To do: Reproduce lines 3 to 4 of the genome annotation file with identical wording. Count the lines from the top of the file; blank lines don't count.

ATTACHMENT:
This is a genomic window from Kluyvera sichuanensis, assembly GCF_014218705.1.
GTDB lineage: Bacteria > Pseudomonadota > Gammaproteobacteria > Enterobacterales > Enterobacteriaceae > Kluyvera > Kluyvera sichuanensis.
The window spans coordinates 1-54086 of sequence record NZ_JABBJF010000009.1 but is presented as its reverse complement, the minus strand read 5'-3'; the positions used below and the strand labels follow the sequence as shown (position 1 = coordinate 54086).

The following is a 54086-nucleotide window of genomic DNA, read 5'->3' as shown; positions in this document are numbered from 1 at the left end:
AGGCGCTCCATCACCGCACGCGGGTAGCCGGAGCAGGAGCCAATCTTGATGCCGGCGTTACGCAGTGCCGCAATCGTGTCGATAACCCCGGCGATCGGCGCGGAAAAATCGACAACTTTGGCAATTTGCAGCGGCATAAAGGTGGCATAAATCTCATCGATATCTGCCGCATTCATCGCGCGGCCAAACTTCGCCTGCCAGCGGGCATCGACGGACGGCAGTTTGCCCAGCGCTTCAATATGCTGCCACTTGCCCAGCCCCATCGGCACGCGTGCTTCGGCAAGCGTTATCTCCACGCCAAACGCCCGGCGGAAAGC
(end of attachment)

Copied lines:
The window spans coordinates 1-54086 of sequence record NZ_JABBJF010000009.1 but is presented as its reverse complement, the minus strand read 5'-3'; the positions used below and the strand labels follow the sequence as shown (position 1 = coordinate 54086).

The following is a 54086-nucleotide window of genomic DNA, read 5'->3' as shown; positions in this document are numbered from 1 at the left end: